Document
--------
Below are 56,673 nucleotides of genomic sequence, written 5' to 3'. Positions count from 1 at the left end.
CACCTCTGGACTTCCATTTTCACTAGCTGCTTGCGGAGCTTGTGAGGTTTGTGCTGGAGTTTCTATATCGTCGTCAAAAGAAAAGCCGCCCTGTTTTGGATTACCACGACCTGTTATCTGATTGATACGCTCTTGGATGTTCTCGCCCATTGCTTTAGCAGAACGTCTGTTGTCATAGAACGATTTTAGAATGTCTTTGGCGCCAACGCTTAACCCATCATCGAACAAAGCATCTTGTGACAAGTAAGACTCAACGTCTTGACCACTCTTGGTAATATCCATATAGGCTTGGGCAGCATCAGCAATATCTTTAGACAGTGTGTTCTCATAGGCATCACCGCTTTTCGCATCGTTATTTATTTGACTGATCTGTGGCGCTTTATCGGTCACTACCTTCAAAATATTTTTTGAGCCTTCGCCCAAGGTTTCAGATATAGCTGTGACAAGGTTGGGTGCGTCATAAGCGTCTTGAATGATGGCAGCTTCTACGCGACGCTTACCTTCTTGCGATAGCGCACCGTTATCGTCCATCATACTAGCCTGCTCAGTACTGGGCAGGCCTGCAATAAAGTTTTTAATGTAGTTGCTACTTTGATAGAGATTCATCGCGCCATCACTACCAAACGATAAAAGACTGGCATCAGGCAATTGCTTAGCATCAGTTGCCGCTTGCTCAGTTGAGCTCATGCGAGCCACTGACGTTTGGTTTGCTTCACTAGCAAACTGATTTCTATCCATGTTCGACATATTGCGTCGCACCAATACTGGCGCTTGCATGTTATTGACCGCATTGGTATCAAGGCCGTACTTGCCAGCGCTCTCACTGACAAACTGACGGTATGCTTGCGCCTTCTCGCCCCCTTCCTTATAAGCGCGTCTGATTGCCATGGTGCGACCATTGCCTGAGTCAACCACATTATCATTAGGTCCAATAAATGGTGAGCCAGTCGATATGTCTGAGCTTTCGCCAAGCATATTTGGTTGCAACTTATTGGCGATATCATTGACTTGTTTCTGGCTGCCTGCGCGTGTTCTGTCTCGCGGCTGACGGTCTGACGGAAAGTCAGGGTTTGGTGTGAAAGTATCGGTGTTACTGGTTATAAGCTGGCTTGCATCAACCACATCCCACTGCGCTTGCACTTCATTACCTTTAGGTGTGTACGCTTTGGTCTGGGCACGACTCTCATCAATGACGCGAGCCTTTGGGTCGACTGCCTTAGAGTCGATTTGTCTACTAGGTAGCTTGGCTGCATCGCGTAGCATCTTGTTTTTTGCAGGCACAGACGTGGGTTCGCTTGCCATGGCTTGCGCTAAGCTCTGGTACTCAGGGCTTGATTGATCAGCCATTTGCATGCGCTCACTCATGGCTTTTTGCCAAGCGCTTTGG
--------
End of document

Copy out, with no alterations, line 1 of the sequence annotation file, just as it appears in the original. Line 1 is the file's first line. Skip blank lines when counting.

Below are 56,673 nucleotides of genomic sequence, written 5' to 3'. Positions count from 1 at the left end.